Legislative Branch: Bicameral Parliament consisting of the National Assembly (400 seats; members are elected by popular vote under a system of proportional representation to serve five-year terms) and the National Council of Provinces (90 seats, 10 members elected by each of the nine provincial legislatures for five-year terms; has special powers to protect regional interests, including the safeguarding of cultural and linguistic traditions among ethnic minorities);
note - following the implementation of the new constitution on 3 February 1997, the former Senate was disbanded and replaced by the National Council of Provinces with essentially no change in membership and party affiliations, although the new institution's responsibilities have been changed somewhat by the new constitution.

The Flag
South Africa flagTwo equal width horizontal bands of red (top) and blue separated by a central green band which splits into a horizontal Y, the arms of which end at the corners of the hoist side; the Y embraces a black isosceles triangle from which the arms are separated by narrow yellow bands; the red and blue bands are separated from the green band and its arms by narrow white stripes. Note: prior to 26 April 1994, the flag was actually four flags in one - three miniature flags reproduced in the center of the white band of the former flag of the Netherlands, which had three equal horizontal bands of orange (top), white, and blue; the miniature flags were a vertically hanging flag of the old Orange Free State with a horizontal flag of the UK adjoining on the hoist side and a horizontal flag of the old Transvaal Republic adjoining on the other side.

Industry
South Africa has rich mineral resources. It is the world's largest producer and exporter of gold and platinum and also exports a significant amount of coal. Another major export is diamonds. During 2000, platinum overtook gold as South Africa's largest foreign exchange earner. The value-added processing of minerals to produce ferroalloys, stainless steels, and similar products is a major industry and an important growth area. The country's diverse manufacturing industry is a world leader in several specialised sectors, including railway rolling stock, synthetic fuels, and mining equipment and machinery.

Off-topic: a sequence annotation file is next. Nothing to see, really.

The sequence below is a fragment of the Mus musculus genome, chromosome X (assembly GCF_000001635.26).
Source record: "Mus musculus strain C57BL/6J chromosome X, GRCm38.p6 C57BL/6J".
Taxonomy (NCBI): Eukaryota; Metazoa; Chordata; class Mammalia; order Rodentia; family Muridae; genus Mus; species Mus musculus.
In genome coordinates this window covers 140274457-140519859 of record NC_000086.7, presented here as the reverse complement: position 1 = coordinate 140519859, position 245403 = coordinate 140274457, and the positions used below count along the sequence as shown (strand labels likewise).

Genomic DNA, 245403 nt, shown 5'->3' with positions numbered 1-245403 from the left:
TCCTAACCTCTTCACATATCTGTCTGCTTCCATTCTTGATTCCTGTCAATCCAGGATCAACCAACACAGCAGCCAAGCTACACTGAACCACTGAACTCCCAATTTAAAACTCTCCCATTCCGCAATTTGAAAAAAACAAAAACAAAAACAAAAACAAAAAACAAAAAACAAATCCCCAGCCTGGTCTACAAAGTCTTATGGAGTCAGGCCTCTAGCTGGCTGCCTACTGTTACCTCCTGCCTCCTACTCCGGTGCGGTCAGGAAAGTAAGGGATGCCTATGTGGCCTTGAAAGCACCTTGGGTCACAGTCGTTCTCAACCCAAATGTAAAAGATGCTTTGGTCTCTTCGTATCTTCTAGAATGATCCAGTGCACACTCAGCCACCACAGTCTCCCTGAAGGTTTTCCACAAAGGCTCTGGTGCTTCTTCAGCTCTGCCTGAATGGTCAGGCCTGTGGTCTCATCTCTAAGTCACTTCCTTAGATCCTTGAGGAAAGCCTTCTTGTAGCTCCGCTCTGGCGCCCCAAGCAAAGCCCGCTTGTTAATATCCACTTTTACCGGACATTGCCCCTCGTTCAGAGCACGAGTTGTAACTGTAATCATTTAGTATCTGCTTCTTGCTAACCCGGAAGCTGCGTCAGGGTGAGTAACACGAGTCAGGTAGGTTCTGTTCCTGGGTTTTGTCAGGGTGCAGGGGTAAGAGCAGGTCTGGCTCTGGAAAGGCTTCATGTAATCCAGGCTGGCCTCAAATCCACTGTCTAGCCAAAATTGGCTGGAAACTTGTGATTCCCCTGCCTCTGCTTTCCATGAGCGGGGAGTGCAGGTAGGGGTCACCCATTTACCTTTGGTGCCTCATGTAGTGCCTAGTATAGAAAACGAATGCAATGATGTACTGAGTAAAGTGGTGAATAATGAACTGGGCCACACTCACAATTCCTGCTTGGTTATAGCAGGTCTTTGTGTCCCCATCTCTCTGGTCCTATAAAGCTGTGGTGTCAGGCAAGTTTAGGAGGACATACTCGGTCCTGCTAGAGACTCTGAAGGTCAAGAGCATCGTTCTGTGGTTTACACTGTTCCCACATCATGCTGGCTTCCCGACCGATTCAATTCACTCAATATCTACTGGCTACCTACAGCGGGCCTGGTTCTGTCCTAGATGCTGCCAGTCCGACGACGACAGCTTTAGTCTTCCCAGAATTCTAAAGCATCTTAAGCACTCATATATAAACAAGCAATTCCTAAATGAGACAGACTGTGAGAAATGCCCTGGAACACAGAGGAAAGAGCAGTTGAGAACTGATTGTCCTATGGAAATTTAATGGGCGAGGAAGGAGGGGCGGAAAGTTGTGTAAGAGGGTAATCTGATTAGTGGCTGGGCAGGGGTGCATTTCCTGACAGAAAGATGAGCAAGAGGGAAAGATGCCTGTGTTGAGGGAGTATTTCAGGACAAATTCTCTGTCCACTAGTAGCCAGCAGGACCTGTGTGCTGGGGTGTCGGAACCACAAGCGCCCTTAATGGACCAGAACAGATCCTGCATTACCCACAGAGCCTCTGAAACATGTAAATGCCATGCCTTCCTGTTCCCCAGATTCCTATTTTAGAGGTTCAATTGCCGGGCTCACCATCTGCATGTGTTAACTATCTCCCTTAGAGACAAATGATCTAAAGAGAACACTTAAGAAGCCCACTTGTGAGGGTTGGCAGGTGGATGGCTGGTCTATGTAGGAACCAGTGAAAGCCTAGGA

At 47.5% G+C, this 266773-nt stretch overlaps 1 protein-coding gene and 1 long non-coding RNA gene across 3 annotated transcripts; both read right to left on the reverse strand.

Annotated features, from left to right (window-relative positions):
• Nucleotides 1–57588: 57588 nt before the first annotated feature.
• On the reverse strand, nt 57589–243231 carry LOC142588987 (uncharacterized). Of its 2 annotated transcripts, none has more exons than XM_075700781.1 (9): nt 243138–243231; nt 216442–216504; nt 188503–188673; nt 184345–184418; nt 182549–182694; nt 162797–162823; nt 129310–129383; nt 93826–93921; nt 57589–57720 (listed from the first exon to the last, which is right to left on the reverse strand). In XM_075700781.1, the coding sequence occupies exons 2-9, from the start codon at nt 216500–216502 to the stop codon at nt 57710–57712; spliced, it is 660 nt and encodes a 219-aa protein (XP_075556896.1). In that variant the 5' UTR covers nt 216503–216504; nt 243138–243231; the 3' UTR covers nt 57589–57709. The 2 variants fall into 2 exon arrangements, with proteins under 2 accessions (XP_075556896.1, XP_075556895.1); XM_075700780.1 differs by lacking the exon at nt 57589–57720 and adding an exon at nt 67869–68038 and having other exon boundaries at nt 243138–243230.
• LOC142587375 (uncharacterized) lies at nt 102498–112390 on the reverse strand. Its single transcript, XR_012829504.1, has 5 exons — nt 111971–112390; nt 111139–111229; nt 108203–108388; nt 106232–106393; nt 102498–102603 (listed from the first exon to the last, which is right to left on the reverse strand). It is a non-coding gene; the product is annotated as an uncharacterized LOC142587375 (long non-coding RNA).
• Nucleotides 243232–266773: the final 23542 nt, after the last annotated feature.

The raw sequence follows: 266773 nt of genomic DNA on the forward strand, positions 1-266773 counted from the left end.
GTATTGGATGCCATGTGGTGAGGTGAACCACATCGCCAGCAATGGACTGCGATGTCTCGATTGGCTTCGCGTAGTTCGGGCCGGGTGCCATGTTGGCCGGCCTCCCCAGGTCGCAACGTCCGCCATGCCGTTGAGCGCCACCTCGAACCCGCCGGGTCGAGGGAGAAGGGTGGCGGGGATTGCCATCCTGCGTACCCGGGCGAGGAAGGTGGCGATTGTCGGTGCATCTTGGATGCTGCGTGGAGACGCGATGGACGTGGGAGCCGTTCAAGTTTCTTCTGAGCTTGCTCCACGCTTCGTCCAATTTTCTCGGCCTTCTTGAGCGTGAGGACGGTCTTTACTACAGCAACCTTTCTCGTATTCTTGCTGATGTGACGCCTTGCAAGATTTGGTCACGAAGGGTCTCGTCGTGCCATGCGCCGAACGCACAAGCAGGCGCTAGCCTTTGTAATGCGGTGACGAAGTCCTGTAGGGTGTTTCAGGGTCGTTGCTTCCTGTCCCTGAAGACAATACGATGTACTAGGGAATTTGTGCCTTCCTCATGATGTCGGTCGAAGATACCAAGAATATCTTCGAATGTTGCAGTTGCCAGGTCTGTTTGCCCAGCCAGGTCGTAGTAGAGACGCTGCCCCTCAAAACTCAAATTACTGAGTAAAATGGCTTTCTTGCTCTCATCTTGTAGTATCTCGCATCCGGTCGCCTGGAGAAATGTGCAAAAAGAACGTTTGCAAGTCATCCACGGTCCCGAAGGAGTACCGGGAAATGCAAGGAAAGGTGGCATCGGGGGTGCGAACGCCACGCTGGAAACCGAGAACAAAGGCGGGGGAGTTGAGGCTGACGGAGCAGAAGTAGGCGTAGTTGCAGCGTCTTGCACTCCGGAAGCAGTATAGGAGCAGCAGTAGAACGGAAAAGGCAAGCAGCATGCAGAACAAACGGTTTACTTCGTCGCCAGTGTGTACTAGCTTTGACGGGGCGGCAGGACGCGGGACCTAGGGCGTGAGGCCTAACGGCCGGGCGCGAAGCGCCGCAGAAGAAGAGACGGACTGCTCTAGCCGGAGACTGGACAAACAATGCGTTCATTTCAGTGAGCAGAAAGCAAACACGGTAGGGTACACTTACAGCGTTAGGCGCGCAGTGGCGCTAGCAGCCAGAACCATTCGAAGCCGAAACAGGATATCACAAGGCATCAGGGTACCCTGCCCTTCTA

Exports: $76.19 billion (2007 est): gold, diamonds, platinum, other metals and minerals, machinery and equipment.
Major markets: US 11.9%, Japan 11.1%, Germany 8%, UK 7.7%, China 6.6%, Netherlands 4.5% (2007).

Imports: $81.89 billion (2007 est): machinery and equipment, chemicals, petroleum products, scientific instruments, foodstuffs .
Major suppliers: Germany 10.9%, China 10%, Spain 8.2%, US 7.2%, Japan 6.1%, UK 4.5%, Saudi Arabia 4.2% (2007).

Economy
South Africa is a middle-income, emerging market with an abundant supply of natural resources; well-developed financial, legal, communications, energy, and transport sectors; a stock exchange that ranks among the 10 largest in the world; and a modern infrastructure supporting an efficient distribution of goods to major urban centers throughout the region. However, growth has not been strong enough to lower South Africa's high unemployment rate, and daunting economic problems remain from the apartheid era - especially poverty and lack of economic empowerment among the disadvantaged groups. South African economic policy is fiscally conservative, but pragmatic, focusing on targeting inflation and liberalizing trade as means to increase job growth and household income.

Other problems are crime, corruption, and HIV/AIDS. At the start of 2000, President MBEKI vowed to promote economic growth and foreign investment, and to reduce poverty by relaxing restrictive labor laws, stepping up the pace of privatization, and cutting unneeded governmental spending.

The currency is the South African Rand (ZAR). Recent exchange rates are as follows: rand per US dollar: - 9.43 (12/31/2008); 6.75 (12/31/2007); 6.96 (12/31/2006); 6.35 (12/31/2005); 5.67 (12/31/2004); 6.65 (12/31/2003); 8.66 (12/31/2002); 12.11 (12/31/2001); 7.59 (12/31/2000); 6.16 (12/31/1999); 5.88 (12/31/1998); 4.87 (12/31/1997).  Use our Currency Converter to check the rate on any specific day, past or present.